Filing 52

ORDER granting 34 Motion to Conditionally Certify Class By JUDGE JOHN A. WOODCOCK, JR. (jgw)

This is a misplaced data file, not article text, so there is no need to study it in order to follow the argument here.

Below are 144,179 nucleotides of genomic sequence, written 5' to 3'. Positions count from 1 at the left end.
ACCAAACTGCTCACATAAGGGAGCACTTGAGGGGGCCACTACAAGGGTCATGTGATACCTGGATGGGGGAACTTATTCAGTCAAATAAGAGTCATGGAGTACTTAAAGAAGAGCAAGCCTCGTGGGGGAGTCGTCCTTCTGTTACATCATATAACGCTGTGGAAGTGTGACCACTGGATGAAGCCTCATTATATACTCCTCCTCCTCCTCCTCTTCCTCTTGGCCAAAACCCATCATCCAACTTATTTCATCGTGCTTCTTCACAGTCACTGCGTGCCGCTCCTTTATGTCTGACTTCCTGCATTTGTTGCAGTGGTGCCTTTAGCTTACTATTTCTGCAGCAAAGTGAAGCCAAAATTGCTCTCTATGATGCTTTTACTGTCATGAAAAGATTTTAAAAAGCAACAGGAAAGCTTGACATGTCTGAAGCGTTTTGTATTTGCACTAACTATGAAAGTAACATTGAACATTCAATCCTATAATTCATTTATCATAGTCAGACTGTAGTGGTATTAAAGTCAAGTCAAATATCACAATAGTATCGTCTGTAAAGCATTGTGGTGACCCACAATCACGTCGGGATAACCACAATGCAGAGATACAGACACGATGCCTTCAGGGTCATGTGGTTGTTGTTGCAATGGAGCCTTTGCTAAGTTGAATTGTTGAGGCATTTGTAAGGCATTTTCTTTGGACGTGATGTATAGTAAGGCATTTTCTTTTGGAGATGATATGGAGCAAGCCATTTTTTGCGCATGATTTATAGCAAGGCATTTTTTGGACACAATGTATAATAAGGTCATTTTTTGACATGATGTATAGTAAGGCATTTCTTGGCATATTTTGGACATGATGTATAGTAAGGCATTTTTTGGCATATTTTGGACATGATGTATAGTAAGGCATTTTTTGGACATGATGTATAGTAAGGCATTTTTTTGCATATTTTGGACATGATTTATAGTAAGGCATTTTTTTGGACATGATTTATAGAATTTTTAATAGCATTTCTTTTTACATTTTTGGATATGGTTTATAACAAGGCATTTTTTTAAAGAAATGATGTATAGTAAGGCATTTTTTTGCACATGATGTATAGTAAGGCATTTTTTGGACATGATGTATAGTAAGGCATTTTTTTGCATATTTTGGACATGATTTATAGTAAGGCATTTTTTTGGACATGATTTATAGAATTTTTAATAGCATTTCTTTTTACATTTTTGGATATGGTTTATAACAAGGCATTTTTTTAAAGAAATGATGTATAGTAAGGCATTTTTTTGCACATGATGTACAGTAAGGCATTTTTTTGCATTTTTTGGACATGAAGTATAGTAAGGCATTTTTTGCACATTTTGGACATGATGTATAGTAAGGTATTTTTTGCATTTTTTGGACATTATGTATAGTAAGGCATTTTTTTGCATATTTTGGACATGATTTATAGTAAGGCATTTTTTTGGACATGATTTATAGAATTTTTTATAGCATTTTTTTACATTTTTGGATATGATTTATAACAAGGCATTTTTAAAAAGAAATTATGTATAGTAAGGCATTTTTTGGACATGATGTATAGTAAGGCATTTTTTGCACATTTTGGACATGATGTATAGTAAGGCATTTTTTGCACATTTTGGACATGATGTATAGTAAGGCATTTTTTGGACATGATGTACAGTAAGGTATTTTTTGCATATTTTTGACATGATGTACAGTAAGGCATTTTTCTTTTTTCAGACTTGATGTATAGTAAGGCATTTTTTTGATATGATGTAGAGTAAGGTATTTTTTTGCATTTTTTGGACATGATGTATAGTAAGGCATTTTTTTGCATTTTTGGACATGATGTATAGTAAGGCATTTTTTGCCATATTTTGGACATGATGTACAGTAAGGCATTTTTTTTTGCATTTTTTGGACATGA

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UNITED STATES DISTRICT COURT DISTRICT OF MAINE KRISTOPHER T. SAUNDERS, et al., ) ) Plaintiffs, ) ) v. ) ) THE GETCHELL AGENCY, et al., ) ) Defendants. ) 1:13-cv-00244-JAW ORDER ON MOTION FOR CONDITIONAL CERTIFICATION In this Fair Labor Standards Act and Maine wage and hour law case, the named plaintiffs move for conditional certification of their FLSA claim as a collective action. The Court grants the motion because the Plaintiffs have made a sufficient factual showing that the named plaintiffs and other employees suffered from a common unlawful plan. I. STATEMENT OF FACTS A. Procedural History On July 7, 2013, Kristopher Saunders and Cory Scribner filed “an individual, collective, and class action” against The Getchell Agency, Inc. and Rena Getchell.1 Compl. at 1 (ECF No. 1). In the latest Complaint,2 the proposed members of the On February 11, 2014, the Court dismissed Mr. Saunders’ claims without prejudice. See Order on Mot. to Dismiss at 19 (ECF No. 51). The dismissal did not impact the claims of the other named and potential opt-in plaintiffs. 2 The Plaintiffs have twice amended their complaint without objection by the Defendants. Mot. for Leave to File Second Am. Compl. and to Add Additional Parties Pl. with Incorporated Mem. of Law (ECF No. 23); Resp. of Defs. to Second Mot. to Am. Compl. (ECF No. 29); Order (ECF No. 31); Second Am. Collective and Class Action Compl. (ECF No. 32) (Second Am. Compl.). The Second 1 collective action are defined as “House Managers” employed by the Defendants as caretakers of disabled individuals “who were paid on an hourly basis sometime during the three years prior to the Complaint and who were required to be with consumers Twenty-four (24) hours per day.” Second Am. Compl. ¶ 33. Individually and on behalf of proposed members of the collective action, the Plaintiffs allege that the Defendants were illegally denied overtime compensation under the Fair Labor Standards Act (FLSA), 29 U.S.C. § 201 et seq.3 Id. at 2-15. On September 26, 2013, the Plaintiffs moved to conditionally certify the collective action. Pls.’ Mot. for Conditional Certification and Provision of Notice Under 29 U.S.C. §216(b) and Mem. in Support Thereof (ECF No. 34) (Pl.’s Mot.). The Defendants filed their opposition on October 17, 2013. Opp’n of Defs. to Pls.’ Mot. for Conditional Certification (ECF No. 41) (Defs.’ Opp’n). The Plaintiffs replied on October 29, 2013. Pls.’ Reply to the Opp’n of Defs. to Pls.’ Mot. for Conditional Certification (ECF No. 46) (Pls.’ Reply). B. The Parties’ Positions 1. The Plaintiffs’ Motion Amended Complaint includes four additional named plaintiffs: Jared Forrest, Taylor Perkins, Karey Ann Sinclair, and Katelin Varney. Second Am. Compl. at 1. The remainder of this order references only the Second Amended Complaint. 3 The Second Amended Complaint defines two proposed group classifications. The first—the collective action class—is defined pursuant to the Fair Labor Standards Act, 29 U.S.C. § 216(b), and is the class at issue on this motion for conditional certification. Second Am. Compl. ¶ 33. The second—the class action class—is defined pursuant to Rule 23 of the Federal Rules of Civil Procedure, and alleges violations of Maine state minimum wage and overtime law, 26 M.R.S. § 664(3). Id. ¶ 44. The Rule 23 certification class, based on the state law claims, is not at issue on this motion. 2 In their motion, the Plaintiffs define the similarly situated group for purposes of the proposed FLSA collective action as the following: “Getchell employees, who worked for The Getchell Agency, Inc., during the Fair Labor Standards Act statute of limitations period of three years, who are all uniformly classified by Getchell as House Managers.” Pls.’ Mot. at 5. The Plaintiffs note this group only includes employees who worked around Bangor, Maine. Id. a. Statement of Facts The Plaintiffs’ motion contains a Statement of Facts.4 Id. at 2-3. They assert that the Second Amended Complaint “shows without any doubt” that the named plaintiffs all work as House Managers, as defined by The Getchell Agency, and have not been paid for hours worked between 10:00 p.m. and 6:00 a.m. Id. at 3. The Plaintiffs maintain that during these unpaid hours, House Managers retain “significant duties,” in particular retaining responsibility for dependent persons, which requires them to remain on The Getchell Agency’s premises throughout the night. Id. at 2-3. This obligation includes being required to sleep on couches and share bedrooms with others—frequently with “another worker of the opposite sex with whom they are not familiar.” Id. Finally, the Plaintiffs claim they have made no agreement to exclude work during these hours from compensation. Id. In their motion, the Plaintiffs did not provide a citation for the facts in this paragraph. Pls.’ Mot. at 2-3. However, all of the statements asserted in the Statement of Facts are also made in the Second Amended Complaint. See Second Am. Compl. ¶¶ 29-42. As facts alleged in the pleadings are properly considered on this motion, the Court considers the facts set out in the Statement of Facts. See Prescott v. Prudential Ins. Co., 729 F. Supp. 2d 357, 364 (D. Me. 2010) (stating that a motion for conditional certification is determined “based solely on the pleadings and any affidavits which have been submitted”) (quoting Hipp v. Liberty Nat’l Life Ins. Co., 252 F.3d 1208, 1218 (11th Cir. 2001)). 4 3 The Plaintiffs also assert that their attached affidavits demonstrate the existence of potential opt-in parties with similar claims. Id. at 3 (citing id. Attach 1 Decl. of Roy M. Smith (Roy Smith Aff.); id. Attach 2 Decl. of Jason A. Buck; id. Attach 3 Decl. of Chelsie Smith (ECF No. 34)). b. Argument The Plaintiffs seek conditional certification of a collective action pursuant to 29 U.S.C. §216(b). Pls.’ Mot. at 3. The Plaintiffs offer that at this stage—the first in a two-stage process, usually decided early in a case before discovery has taken place—the Court “decides only whether there appears to be a group of similarly situated putative class members for whom it is appropriate to give notice of their right to opt-in to the action.” Id. at 3-4 (citing Prescott v. Prudential Ins. Co., 729 F. Supp. 2d 357 (D. Me. 2010)). The Plaintiffs urge the Court to decide their motion using a “fairly lenient test” that places the burden on the Plaintiffs to make a “modest factual showing that [they] and other employees with similar, but not necessarily identical jobs, suffered from a common . . . policy or plan.” Id. at 4 (quoting Prescott, 729 F. Supp. 2d at 357). The Plaintiffs note the second stage of certification typically takes place after discovery, when the case has become more defined; the Court determines whether to permit the collective action to proceed or to decertify it at that stage. Id. (citing Sandoz v. Cingular Wireless, 553 F.3d 913, 915 n.2 (5th Cir. 2008). With this backdrop, the Plaintiffs first argue that House Managers described above are “a clearly defined group of similarly situated Getchell employees” who 4 work in the Bangor area. Id. at 5. Next, they argue the “overarching legal question” for all House Managers will be the same: “[B]etween the hours of 10:00 p.m. and 6:00 a.m. did they not have private quarters in a homelike environment for sleeping purposes” and “did they make binding reasonable agreements not to be compensated for such hours?” Id. Given this characterization of the issues, the Plaintiffs insist that “[u]nlike many cases, this is not a situation where because of many different locations and many different job titles, the plaintiffs cannot make an initial superficial showing of being ‘similarly situated.’” Id. Instead, “all of the named, opt-in, and potential collective action class members have the same job – House Managers caring for disabled persons in Bangor, Maine,” which the Plaintiffs maintain suffices to meet “the lenient standards for conditional certification.” Id. at 5-6. Finally, the Plaintiffs state “[t]he Court should review and approve an appropriate notice to potential plaintiffs ensuring that the notice is not an endorsement of any action and that the notice is fair and factual in all respects.” Id. at 6. The Plaintiffs provided a draft notice and opt-in form for Court review and approval. Id. Attach 4 Notice of Pendency of FLSA Collective Lawsuit (Notice of Pendency); id. Attach 5 Opt-in Consent Form (Consent Form) (ECF No. 34). They state that the general rule, which would enable the Plaintiffs to promptly send out such 216(b) notice, is that a court should require defendants to “identify all potential opt-in plaintiffs in a computer readable data file.” Id. at 6-7 (quoting In re 5 Penthouse Executive Club Comp. Litig., No. 10 Civ. 1145 (NRB), 2010 U.S. Dist. LEXIS 114743, at *17-20 (S.D.N.Y. Oct. 27, 2010)). 2. The Defendants’ Opposition In response, the Defendants assert that the Plaintiffs’ claims are “intensively individual and fact-dependent” and are not suitable to be decided as part of a collective action. Defs.’ Opp’n at 1. While acknowledging that the Plaintiffs’ burden has been characterized by courts as “‘not particularly stringent’ and ‘fairly lenient,’” id. at 2 (quoting Morgan v. Family Dollar Stores, Inc., 551 F.3d 1233, 1260 (11th Cir. 2011)), the Defendants maintain that this burden “cannot be satisfied simply by unsupported assertions.” Id. at 2 (quoting Myers v. Hertz Corp., 624 F.3d 537, 555 (7th Cir. 2010)). The Defendants submit that the reason opt-in plaintiffs must be “similarly situated” is to demonstrate that certification “is likely to provide more orderly and sensible case management than separate adjudication”; by contrast, certification should be denied where “individual factual inquiries are likely to predominate and judicial economy will be hindered rather than promoted by certification.” Id. (quoting MacGregor v. Farmers Ins. Exchange, No. 2:11-CV- 03088, 2011 U.S. Dist. LEXIS 80361, at *7-14 (D.S.C. July 22, 2011)). The Defendants suggest that conditional certification has largely been denied when the core issue involves “allegations of ‘off the clock’ violations.” Id. at 3 (collecting cases). Turning to this case, the Defendants argue the core issue is whether each potential plaintiff’s sleep time was compensable and that individual factual 6 inquiries are crucial to that determination. Id. at 4-14. They contend that liability turns on “an assessment of all the circumstances concerning a given employee’s situation,” id. at 6, and point to the following Interpretative Guidance from the Department of Labor: Where an employee is required to be on duty for 24 hours or more, the employer and the employee may agree to exclude bona fide meal periods and a bona fide regularly scheduled sleeping period of not more than 8 hours from hours worked, provided adequate sleeping facilities are furnished by the employer and the employee can usually enjoy an uninterrupted night's sleep. If sleeping period is of more than 8 hours, only 8 hours will be credited. Where no expressed or implied agreement to the contrary is present, the 8 hours of sleeping time and lunch periods constitute hours worked. Id. at 4 (quoting 29 C.F.R. 785.22(a)). Expanding upon this administrative guidance, the Defendants cite Sidell v. Residential CRF, Inc., No. 1:08-cv-1699DML, 2010 U.S. Dist. LEXIS 121635 (S.D. Ind. Nov. 12, 2010), for the proposition that “an implied agreement to deduct sleep time from an employee’s compensation clearly exists if an affected employee does not assert any verbal or written protest to the arrangement within a reasonable period of time of adoption of the policy.” Defs.’ Opp’n at 4 (quoting Sidell, 2010 U.S. Dist. LEXIS 121635, at *16). Under Sidell, in the case of an employee who protests such a policy but continues to work, such continued employment is “evidence—but not necessarily conclusive—of her implied consent to its terms.” Id. (quoting Sidell, 2010 U.S. Dist. LEXIS 121635, at *17). Based on this authority, the Defendants contend that all potential plaintiffs’ claims should not be adjudicated in a collective action because the Court will be required to 7 make an individualized determination as to whether each individual plaintiff had an express or implied agreement with the Defendants. Def.’s Opp’n at 4-5. Further, the Defendants allege that the phrase “adequate sleeping facilities” itself requires an individualized, fact-intensive inquiry, “not susceptible to efficient case management through collective action procedures.” Id. at 5. They also put forth Interpretive Guidance stating that when an employee resides on an employer’s premises for an “extended period of time,” the entire time spent on the employer’s premises is not considered working time. Id. (citing 29 C.F.R. § 785.23). Yet another problem with conditional certification, according to the Defendants, is that the FLSA companionship exception might be applicable for some individual plaintiffs. Id. at 10. This provision exempts from overtime requirements “an employee employed in domestic service employment to provide companionship services for individuals who (because of age or infirmity) are unable to care for themselves.” Id. (quoting 29 C.F.R. § 213(a)(15)). The Defendants maintain that the Court will be required to make an individualized fact-specific determination on the FLSA companionship exception. Id. at 10. The Defendants provide examples of the diversity in work schedules, sleeping arrangements, and compensation agreements among House Managers. See id. at 79. Reiterating that application of the law in this case will turn on individualized, fact-sensitive inquiries for each plaintiff, they again argue “Plaintiffs’ claims cannot be efficiently or practically adjudicated through a collective action.” Id. at 9. 8 The Defendants conclude that the Plaintiffs have not made a sufficient showing that there was a “common unlawful policy or plan.” Id. at 11-14. The Defendants assert that not all of the hours at issue (10:00 p.m. to 6:00 a.m.) may be considered hours worked. Id. at 10-12. The Defendants also contend that the Plaintiffs have relied only on a 1988 Department of Labor Enforcement Policy Letter for the proposition that the FLSA requires House Managers be given “private quarters in a homelike environment.” Id. at 11-12. Finally, the Defendants argue that the Plaintiffs have not made the “modest factual showing” that they suffered under a common unlawful policy or plan, because the Plaintiffs’ “evidence does not suggest that a collective action would involve anything other than inquiries into independent decisions regarding each plaintiffs’ . . . hours and individual circumstances.” Id. at 13-14 (internal punctuation omitted). 3. The Plaintiffs’ Reply In reply, the Plaintiffs suggest “there is a great deal of agreement” as to the relevant question on this motion, which they frame as “does there exist a group of similarly situated persons who were subject to the same policies and that might participate in this case so that it seems appropriate to notify them?” Pls.’ Reply at 1. They assert that “an examination of the two pleadings” demonstrates that several facts common to the putative class and several common legal issues exist, including: (1) that the defendants employ House Managers who work 24 hour shifts; 9 (2) that the House Managers work “mostly” in single family structures owned by The Getchell Agency in one Bangor neighborhood; (3) that the Plaintiffs are not paid for the eight hours worked between 10:00 p.m. and 6:00 a.m.; (4) that House Managers are not regularly paid for the evening and nighttime unless something unusual happens and they report it; (5) that thirty-eight opt-in requests have been filed; (6) that the legal issue in this case is “[t]he extent of the privacy of the sleeping quarters due to the plaintiffs”; and (7) that a Department of Labor advice letter, 29 C.F.R. § 785.23, allows for up to eight hours of sleeping time to be excluded from compensable time only if the sleeping facilities are “adequate.” Id. at 1-2. The Plaintiffs next argue that disagreement between the parties on two legal issues demonstrates that there are similarly situated class members in this case. Id. at 2. First, Plaintiffs “claim that the mandate under 29 C.F.R. § 785.23 is to count all hours where the employee is at work as ‘hours worked’ unless there exists a ‘reasonable agreement of the parties which takes into consideration all of the pertinent facts,’” while the Defendants “argue that an ‘agreement’ of the parties is not required in order . . . to exclude certain hours from ‘hours worked.’” Id. (quoting Defs.’ Opp’n at 6). Second, the Plaintiffs maintain that no agreement to exempt compensation for all hours worked may be made where, as here, the workers “must 10 sleep on a couch or lack privacy,” while the Defendants “imply that the parties can make whatever agreement they want.” Id. Out of these disagreements, the Plaintiffs insist that “[t]he conclusion must be . . . that the plaintiffs are similarly situated with respect to issues that are raised by the employer’s policies, policies that are applicable to all House Managers.” Id. at 2-3. Finally, the Plaintiffs dispute the Defendants’ assertion that “off-the-clock” disputes are not appropriate for collective action, stating that First Circuit law is otherwise. Id. at 3 (citing Manning v. Boston Medical Ctr. Corp., 725 F.3d 34 (1st Cir. 2013)). The Plaintiffs further reiterate that this motion only addresses conditional certification, that the Defendants will have “ample opportunity” to later demonstrate that the plaintiffs are not similarly situated, and that the Court will have “many tools at its disposal” to address the contours of a putative class at this later time. Id. II. DISCUSSION A. FLSA Conditional Certification 1. Legal Standard The FLSA requires employers to pay employees overtime wages for hours worked in excess of forty hours per week, unless an exception applies. 29 U.S.C. §§ 207(a)(1), 213. An employer who violates the overtime provisions of the FLSA is liable to the employees affected, who may bring a private right of action either individually or as part of a collective action on behalf of “themselves and other 11 employees similarly situated.”5 29 U.S.C. § 216(b); Prescott, 729 F. Supp. 2d at 362. An action does not become a collective action, however, “unless other plaintiffs affirmatively opt into the class by giving written and filed consent, and the trial court certifies that such opt-in plaintiffs are in fact similarly situated and that the collective action is procedurally manageable and fair.” Prescott, 729 F. Supp. 2d at 362 (internal quotations and citations omitted). Neither the Supreme Court nor the First Circuit has directly addressed what qualifies as similarly situated,6 but district courts—including this Court—have adopted a two-tiered approach to the certification of collective actions under the An action to enforce the overtime provisions of the FLSA has a two year statute of limitations period, “except that a cause of action arising out of a willful violation may be commenced within three years after the cause of action accrued.” 29 U.S.C. § 255(a). The Plaintiffs state that the statute of limitations period for their FLSA claim is three years and the Defendants do not claim otherwise. Additionally, the facts in this motion do not allow the Court to determine whether the three-year statute of limitations period applies at this stage. See Reich v. Newspapers of New England, Inc., 44 F.3d 1060, 1079 (1st Cir. 1995) (“FLSA violations are willful where the employer ‘knew or showed reckless disregard for the matter of whether its conduct was prohibited by the statute’”) (quoting McLaughlin v. Richland Shoe Co., 486 U.S. 128, 133 (1988)). The Court assumes the three-year period applies for the purposes of this motion. See Prescott, 729 F. Supp. 2d at 370 (concluding that “[w]illfulness is a question going to the merits of the case that I do not decide at this time. At this stage . . . , justice is best served by notice reaching the largest number of potential plaintiffs . . . .”); see also Albanil v. Coast 2 Coast, Inc., Civil Action No. H-08-486, 2008 U.S. Dist. LEXIS 93035, at *18 (S.D. Tex. Nov. 17, 2008) (“[N]otice is proper for potential class members employed by the defendant within the full three-year period; holding otherwise would require the plaintiff to prove willfulness without the benefit of full discovery”). 6 The First Circuit recently addressed conditional certification of a FLSA collective action in Manning v. Boston Medical Ctr. Corp., 725 F.3d 34, 58-59 (1st Cir. 2013). However, the Manning Court also dealt jointly with a class action under Federal Rule of Civil Procedure 23, and proceeded to state that “[a]lthough Rule 23 and the FLSA impose different certification requirements, the district court used the same reasoning to strike both sets of allegations, and the parties by and large do not distinguish between the two regimes. We consequently assume that the same analysis applies to both.” Id. at 58. The First Circuit also stated that “[a]lthough we treat class and collective requirements as the same for the purposes of this appeal, we do not suggest that this conflation is appropriate in all circumstances.” Id. at 58 n.15. In other words, the Manning Court did not directly address the FLSA collective action standard for “similarly situated.” It did, however, use language indicating approval of the conditional certification stage generally. E.g., id. at 60 (“[T]he trial court would have been well within its discretion to defer ruling on the conditional certification request until a later stage of the case”). 5 12 FLSA. Johnson v. VCG Holding Corp., 802 F. Supp. 2d 227, 233 and n.5 (D. Me. 2011) (collecting cases); Prescott, 729 F. Supp. 2d at 362-63. The first stage “determines whether notice should be given to potential collective action members and usually occurs early in a case, before substantial discovery, ‘based only on the pleadings and any affidavits which have been submitted.’” Prescott, 729 F. Supp. 2d at 363-64 (quoting Hipp v. Liberty Nat’l Life Ins. Co., 252 F.3d 1208, 1218 (11th Cir. 2001)). The second stage takes the form of a motion to decertify after discovery has been completed, at which time the court must “make a factual determination as to whether there are similarly-situated employees who have opted in.” Id. at 365 (quoting Sandoz, 553 F.3d at 916 n.2). The parties agree that this motion deals with “conditional certification,” or the first stage. At this stage, the Plaintiffs have “the burden of showing a reasonable basis for their claim that there are other similarly situated employees.” Id. at 364 (quoting Morgan, 551 F.3d at 1260). The reasonable basis for their claim is also referred to as “a modest factual showing” that both the Plaintiffs “and other employees, with similar but not necessarily identical jobs, suffered from a common unlawful plan.” Johnson, 802 F. Supp. 2d at 234 (quoting Prescott, 729 F. Supp. 2d at 364). The standard has also been called “‘not particularly stringent,’ ‘fairly lenient,’ flexible,’ ‘not heavy,’ and ‘less stringent than for joinder under Rule 20(a) or for separate trials under 42(b).’” Id. at 234 (citation omitted) (adopting “fairly lenient standard”); Prescott, 729 F. Supp. 2d at 364 (same). 2. Similarly Situated Employees 13 The Plaintiffs need only make a modest factual showing that the named plaintiffs and other employees with similar jobs suffered from a common unlawful plan, and they have made such a showing here. The Second Amended Complaint asserts that all named plaintiffs were, at different periods within the statute of limitations, required to sleep on a couch between the hours of 10:00 p.m. and 6:00 a.m., or share a bedroom with another employee, and each was required to remain on the employer’s premises and care for dependent persons during this time. Second Am. Compl. ¶¶ 12 – 17. These work conditions occurred during workweeks in which all plaintiffs always worked more than forty hours, even before counting their work between 10:00 p.m. and 6:00 a.m. Id. ¶ 21. The Second Amended Complaint also alleges that “[t]he parties made no agreement to exclude work performed during hours 10:00 [p.m.] to 6:00 [a.m.] from hours to be compensated.” Id. ¶ 26. The sworn affidavits of three potential opt-in plaintiffs make the same assertions. See, e.g., Roy Smith Aff. ¶ 9 (“I was not paid for the hours from 10:00 p.m. to 6:00 a.m., even though I was required to deal with emergencies and to arise from my sleep occasionally and to attend the disabled person when necessary”). The Plaintiffs’ motion makes clear that these facts relate to a group of employees with similar—if not identical—job responsibilities: employees of The Getchell Agency, Inc., who work as House Managers in the Bangor area. While the Defendants admit this is a fairly lenient burden, they quote Myers v. Hertz Corp., 624 F.3d 537 (7th Cir. 2010), for the proposition that this burden “cannot be satisfied simply by unsupported assertions.” Id. at 555. In Meyers, the 14 Eleventh Circuit noted that unsupported assertions are insufficient, but pointed out the burden “should remain a low standard of proof because the purpose of the first stage is merely to determine whether ‘similarly situated’ plaintiffs do in fact exist.” Id. (emphasis in original). The low standard of proof defines this stage, and the Plaintiffs have carried their light burden. The core of the Defendants’ argument against certification is that “evidence that an employee is not paid for eight hours of sleep time does not establish a per se violation of the FLSA.” Defs.’ Opp’n at 6. The Court agrees with this legal proposition; under the FLSA, an implied agreement to deduct sleeping time may be recognized, certain hours may be exempt from compensable time when an employee resides on the premises for an “extended period of time,” and a companionship exception may exempt certain individuals from the overtime provisions of 29 U.S.C. 207(a)(1). Further, the Defendants have supported their arguments with facts suggesting that some of these legal issues may be relevant in this case. See, e.g., Defs.’ Opp’n at 8-9. But the Court does not agree that the Defendants’ characterization of the Plaintiffs’ evidentiary burden supports a denial of the Plaintiffs’ request for conditional certification. The “modest showing” required at this stage is a factual showing, and the Plaintiffs have set forth sufficient facts to make a showing that there are similarly situated employees of The Getchell Agency (House Managers) who suffered from a common illegal practice—the nonpayment of overtime compensation under 29 U.S.C. §§ 207(a)(1) and 216. Based on the current record, without having provided the Plaintiffs and opt-in plaintiffs a chance for discovery, 15 “a conclusive determination that the exemption applies, or does not, would be premature.” Albanil v. Coast 2 Coast, Inc., No. H-08-486, 2008 U.S. Dist. LEXIS 93035, at *24-25 (S.D. Tex. Nov. 17, 2008). As Judge Hornby has noted, under this standard “the initial stage analysis typically results in conditional certification of a collective action.” Prescott, 720 F. Supp. 2d at 364. The reasoning behind this light burden is, in part, that “[t]he prejudice to [the Plaintiffs] of skipping the notice stage could be significant, while the prejudice to [the Defendants] is minimal since [they] are able to move for decertification at the close of discovery.” Id. at 366. In fact, although the Defendants cite Threatt v. CRF First Choice, Inc., No. 1:05cv117, 2006 U.S. Dist. LEXIS 50934, at *45 (N.D. Ind. July 21, 2006)), the case actually supports conditional certification at this stage. In Threatt, the district court was dealing with the second phase of the process—the decertification stage. Id. at *45-46. The district judge observed that the “further discovery and analysis that would be required . . . renders a collective action completely unworkable.” Id. at *45. Indeed, the Threatt Court granted a motion for conditional certification before it denied the certification at the second stage. Id. at *6. Once the Court conditionally certifies this case, the Defendants will have the opportunity to engage in discovery and to file, if appropriate, a motion to decertify. Any prejudice to a defendant by certification is taken into account more concretely at the motion for decertification stage, after a court has approved conditional certification and allowed discovery to take place. 16 The Plaintiffs have made a sufficient factual showing that the House Managers, as defined by the Plaintiffs, are a similarly situated group of employees and, as alleged by the Plaintiffs, have suffered from a common unlawful plan. The Court concludes that conditional certification is appropriate. B. Current Opt-in Plaintiffs In their reply, the Plaintiffs state that thirty-eight opt-in requests have been filed. Pls.’ Reply at 2; see, e.g., Pl.’s Notice of Consent Filing (filing opt-in plaintiff consents for twenty-two persons) (ECF No. 12). Two additional consents have been submitted since the filing of the reply. See Pl.’s Notice of Consent Filing (ECF No. 47); Pl.’s Notice of Consent Filing (ECF No. 48). By filing their opt-in requests, those individuals tolled the statute of limitations period on their claim, 29 U.S.C. §§ 256-57, and with this conditional certification, the opt-in parties automatically become plaintiffs. Prescott, 729 F. Supp. 2d at 370. If the collective action is decertified at the next stage, the opt-in plaintiffs’ claims will be dismissed without prejudice. Id. (citing Hipp, 252 F.3d at 1218). C. Court-Ordered Notice Although the FLSA does not expressly provide for court-ordered notice of a pending collective action, the Supreme Court has held that “district courts have discretion . . . to implement 29 U.S.C. 216(b) . . . by facilitating notice to potential plaintiffs.” Prescott, 729 F. Supp. 2d at 362-63 (quoting Hoffmann-La Roche Inc. v. Sperling, 493 U.S. 165, 169 (1989)); Johnson, 802 F. Supp. 2d at 233. The Plaintiffs request that the Court review and approve their proposed notice and opt-in forms informing potential plaintiffs of their rights, as part of the Court’s “managerial 17 responsibility to oversee the joinder of additional parties to ensure that the task is accomplished in an efficient and proper way.” Pls.’ Mot. at 6 (quoting Sperling, 493 U.S. at 170-71); see Notice of Pendency at 1-3; Consent Form at 1. The Plaintiffs also argue that the Court should order the Defendants to make available the names and last known addresses of all potential opt-in class members, and assert that they would safeguard such information. Id. at 6-7 (citing In re Penthouse, 2010 U.S. Dist. LEXIS 114743, at *18). The Defendants have not addressed these issues, and the Court concludes they have waived any arguments against the Plaintiffs’ request. However, under the guidance provided in Hoffmann-LaRoche, Inc. v. Sperling, 493 U.S. at 170-71, the Court reviewed the notice forms to ensure that they are “not an endorsement of any action and that the notice is fair and factual in all respects.” Pls.’ Mot. at 6; see generally Sperling, 493 U.S. at 174 (“In exercising the discretionary authority to oversee the notice-giving process, courts must be scrupulous to respect judicial neutrality. To that end, trial courts must take care to avoid even the appearance of judicial endorsement of the merits of the action”). The Court finds that the Plaintiffs’ proposed notice and opt-in consent forms are appropriate,7 and the Plaintiffs are authorized to distribute those forms to members of the proposed class. 7 Paragraph 5 of the notice form states: 5. THE COURT EXPRESSES NO OPINION ON THE MERITS OF THIS LAWSUIT Although the court has approved the sending of this notice, is [sic] expresses no opinion on the merits of this lawsuit. The Court has not determined that The Getchell Agency, Inc., or Rena Getchell have failed to comply with the Fair Labor 18 The Court also directs the Defendants to identify by March 5, 2014, in a computer readable data file, information relating to all Getchell employees who worked for The Getchell Agency and were uniformly classified by Getchell as House Managers during the Fair Labor Standards Act statute of limitations period of three years. This information must include all potential opt-in plaintiffs’ names, last known mailing addresses, and dates of employment.8 Further, the Plaintiffs must properly safeguard the information provided by Defendants and the Court directs the parties to enter into a confidentiality agreement no later than February 26, 2014. See In re Penthouse, 2010 U.S. Dist. LEXIS 114743, at *20. Standards Act. There is no money currently available from this lawsuit to plaintiffs (or to persons receiving this notice) and there is no guarantee that the plaintiffs (or the person receiving this notice) will recover any money by joining this lawsuit. Notice of Pendency at 3. 8 Whether the Plaintiffs are requesting more information than what the Court is authorizing is not clear. The header of the relevant section of the Plaintiffs’ motion states “The Court Should . . . Order the Defendants to Make Available the Names and Last Known Addresses of All of the Putative Class Members.” Pls.’ Mot. at 6. In the text of the motion, the Plaintiffs do not specifically request particular categories of information but state “the general rule is that the court should require The Getchell Agency, Inc., to ‘identify all potential opt-in plaintiffs in a computer readable data file, including their names, last known addresses, last known telephone numbers, social security numbers, and dates of employment.’” Id. at 6-7 (quoting In re Penthouse, 2010 U.S. Dist. LEXIS 114743, at *18). The quotation from In re Penthouse provides that court’s summary of the plaintiff’s requested relief, and does not support the proposition that all the listed types of information are provided as part of a general rule. In re Penthouse, 2010 U.S. Dist. LEXIS 114743, at *18-20. Instead, the Penthouse Court expressed concerns that disclosure of social security numbers raised privacy concerns and declined to order disclosure of that information but ordered disclosure of the balance of the information. Id. Since the Plaintiffs have not alerted the Court to a particular need for the information beyond notifying potential plaintiffs, the Court orders the Defendants to produce information limited to the Plaintiffs’ purpose. If the Plaintiffs seek additional information, they should confer with defense counsel to seek mutual agreement before asking for further relief from the Court. In any case, the Court will not order the Defendants to turn over additional types of information (such as telephone numbers, email addresses, or social security numbers) in this Order. 19 III. CONCLUSION The Court GRANTS the Plaintiffs’ Motion for Conditional Certification and Provision of Notice Under 29 U.S.C. §216(b) (ECF No. 34). The Court approves the notice and opt-in form submitted by the Plaintiffs as an appropriate means of contacting putative class members. The Defendants are ORDERED to produce to the Plaintiffs by March 5, 2014, in a computer readable data file, all potential opt-in plaintiffs’ names, last known mailing addresses, and dates of employment, as set forth above. The Plaintiffs must safeguard this information and should enter into a confidentiality agreement with the Defendants no later than February 26, 2014. SO ORDERED. /s/ John A. Woodcock, Jr. JOHN A. WOODCOCK, JR. CHIEF UNITED STATES DISTRICT JUDGE Dated this 12th day of February, 2014 20